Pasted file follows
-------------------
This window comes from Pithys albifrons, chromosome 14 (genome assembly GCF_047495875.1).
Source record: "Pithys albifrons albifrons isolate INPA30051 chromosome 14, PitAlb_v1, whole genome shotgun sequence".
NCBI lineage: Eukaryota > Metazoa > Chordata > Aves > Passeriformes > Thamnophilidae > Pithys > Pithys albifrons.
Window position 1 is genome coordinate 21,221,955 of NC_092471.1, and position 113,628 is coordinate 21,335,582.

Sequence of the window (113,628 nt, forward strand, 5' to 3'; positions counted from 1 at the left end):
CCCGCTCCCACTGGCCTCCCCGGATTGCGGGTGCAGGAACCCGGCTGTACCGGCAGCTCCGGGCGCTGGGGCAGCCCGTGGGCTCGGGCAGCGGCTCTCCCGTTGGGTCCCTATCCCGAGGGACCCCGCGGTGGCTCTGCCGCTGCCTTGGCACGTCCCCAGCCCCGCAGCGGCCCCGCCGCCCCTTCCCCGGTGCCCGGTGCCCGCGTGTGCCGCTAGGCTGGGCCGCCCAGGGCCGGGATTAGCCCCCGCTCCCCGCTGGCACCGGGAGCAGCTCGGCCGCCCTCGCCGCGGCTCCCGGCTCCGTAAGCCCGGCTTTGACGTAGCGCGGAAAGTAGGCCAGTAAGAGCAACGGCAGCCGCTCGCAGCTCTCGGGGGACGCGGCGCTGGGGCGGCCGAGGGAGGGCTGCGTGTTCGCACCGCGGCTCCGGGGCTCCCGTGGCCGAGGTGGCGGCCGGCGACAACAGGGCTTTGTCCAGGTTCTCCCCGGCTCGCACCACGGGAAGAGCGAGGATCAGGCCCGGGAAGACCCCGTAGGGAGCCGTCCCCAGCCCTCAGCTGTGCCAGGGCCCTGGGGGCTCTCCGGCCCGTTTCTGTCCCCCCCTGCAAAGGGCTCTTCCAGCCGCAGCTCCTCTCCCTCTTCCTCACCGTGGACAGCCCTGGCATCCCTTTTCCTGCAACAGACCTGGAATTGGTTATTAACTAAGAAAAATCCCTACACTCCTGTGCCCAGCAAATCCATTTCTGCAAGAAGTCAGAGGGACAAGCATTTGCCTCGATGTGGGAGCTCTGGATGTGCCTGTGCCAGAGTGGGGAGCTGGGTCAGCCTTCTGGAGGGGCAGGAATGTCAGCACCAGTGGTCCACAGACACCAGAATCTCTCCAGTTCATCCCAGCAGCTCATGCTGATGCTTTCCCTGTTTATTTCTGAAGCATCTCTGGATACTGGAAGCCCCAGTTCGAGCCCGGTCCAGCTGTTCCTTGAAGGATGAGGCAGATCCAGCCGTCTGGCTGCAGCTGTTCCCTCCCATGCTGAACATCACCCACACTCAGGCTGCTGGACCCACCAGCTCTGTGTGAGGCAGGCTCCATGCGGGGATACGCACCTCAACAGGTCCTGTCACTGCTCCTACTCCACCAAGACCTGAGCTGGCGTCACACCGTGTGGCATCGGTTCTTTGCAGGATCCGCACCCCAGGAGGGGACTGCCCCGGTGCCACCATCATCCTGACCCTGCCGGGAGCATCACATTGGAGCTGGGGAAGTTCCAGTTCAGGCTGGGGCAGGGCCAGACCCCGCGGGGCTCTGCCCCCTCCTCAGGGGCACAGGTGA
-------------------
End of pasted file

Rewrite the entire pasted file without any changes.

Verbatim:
This window comes from Pithys albifrons, chromosome 14 (genome assembly GCF_047495875.1).
Source record: "Pithys albifrons albifrons isolate INPA30051 chromosome 14, PitAlb_v1, whole genome shotgun sequence".
NCBI lineage: Eukaryota > Metazoa > Chordata > Aves > Passeriformes > Thamnophilidae > Pithys > Pithys albifrons.
Window position 1 is genome coordinate 21,221,955 of NC_092471.1, and position 113,628 is coordinate 21,335,582.

Sequence of the window (113,628 nt, forward strand, 5' to 3'; positions counted from 1 at the left end):
CCCGCTCCCACTGGCCTCCCCGGATTGCGGGTGCAGGAACCCGGCTGTACCGGCAGCTCCGGGCGCTGGGGCAGCCCGTGGGCTCGGGCAGCGGCTCTCCCGTTGGGTCCCTATCCCGAGGGACCCCGCGGTGGCTCTGCCGCTGCCTTGGCACGTCCCCAGCCCCGCAGCGGCCCCGCCGCCCCTTCCCCGGTGCCCGGTGCCCGCGTGTGCCGCTAGGCTGGGCCGCCCAGGGCCGGGATTAGCCCCCGCTCCCCGCTGGCACCGGGAGCAGCTCGGCCGCCCTCGCCGCGGCTCCCGGCTCCGTAAGCCCGGCTTTGACGTAGCGCGGAAAGTAGGCCAGTAAGAGCAACGGCAGCCGCTCGCAGCTCTCGGGGGACGCGGCGCTGGGGCGGCCGAGGGAGGGCTGCGTGTTCGCACCGCGGCTCCGGGGCTCCCGTGGCCGAGGTGGCGGCCGGCGACAACAGGGCTTTGTCCAGGTTCTCCCCGGCTCGCACCACGGGAAGAGCGAGGATCAGGCCCGGGAAGACCCCGTAGGGAGCCGTCCCCAGCCCTCAGCTGTGCCAGGGCCCTGGGGGCTCTCCGGCCCGTTTCTGTCCCCCCCTGCAAAGGGCTCTTCCAGCCGCAGCTCCTCTCCCTCTTCCTCACCGTGGACAGCCCTGGCATCCCTTTTCCTGCAACAGACCTGGAATTGGTTATTAACTAAGAAAAATCCCTACACTCCTGTGCCCAGCAAATCCATTTCTGCAAGAAGTCAGAGGGACAAGCATTTGCCTCGATGTGGGAGCTCTGGATGTGCCTGTGCCAGAGTGGGGAGCTGGGTCAGCCTTCTGGAGGGGCAGGAATGTCAGCACCAGTGGTCCACAGACACCAGAATCTCTCCAGTTCATCCCAGCAGCTCATGCTGATGCTTTCCCTGTTTATTTCTGAAGCATCTCTGGATACTGGAAGCCCCAGTTCGAGCCCGGTCCAGCTGTTCCTTGAAGGATGAGGCAGATCCAGCCGTCTGGCTGCAGCTGTTCCCTCCCATGCTGAACATCACCCACACTCAGGCTGCTGGACCCACCAGCTCTGTGTGAGGCAGGCTCCATGCGGGGATACGCACCTCAACAGGTCCTGTCACTGCTCCTACTCCACCAAGACCTGAGCTGGCGTCACACCGTGTGGCATCGGTTCTTTGCAGGATCCGCACCCCAGGAGGGGACTGCCCCGGTGCCACCATCATCCTGACCCTGCCGGGAGCATCACATTGGAGCTGGGGAAGTTCCAGTTCAGGCTGGGGCAGGGCCAGACCCCGCGGGGCTCTGCCCCCTCCTCAGGGGCACAGGTGA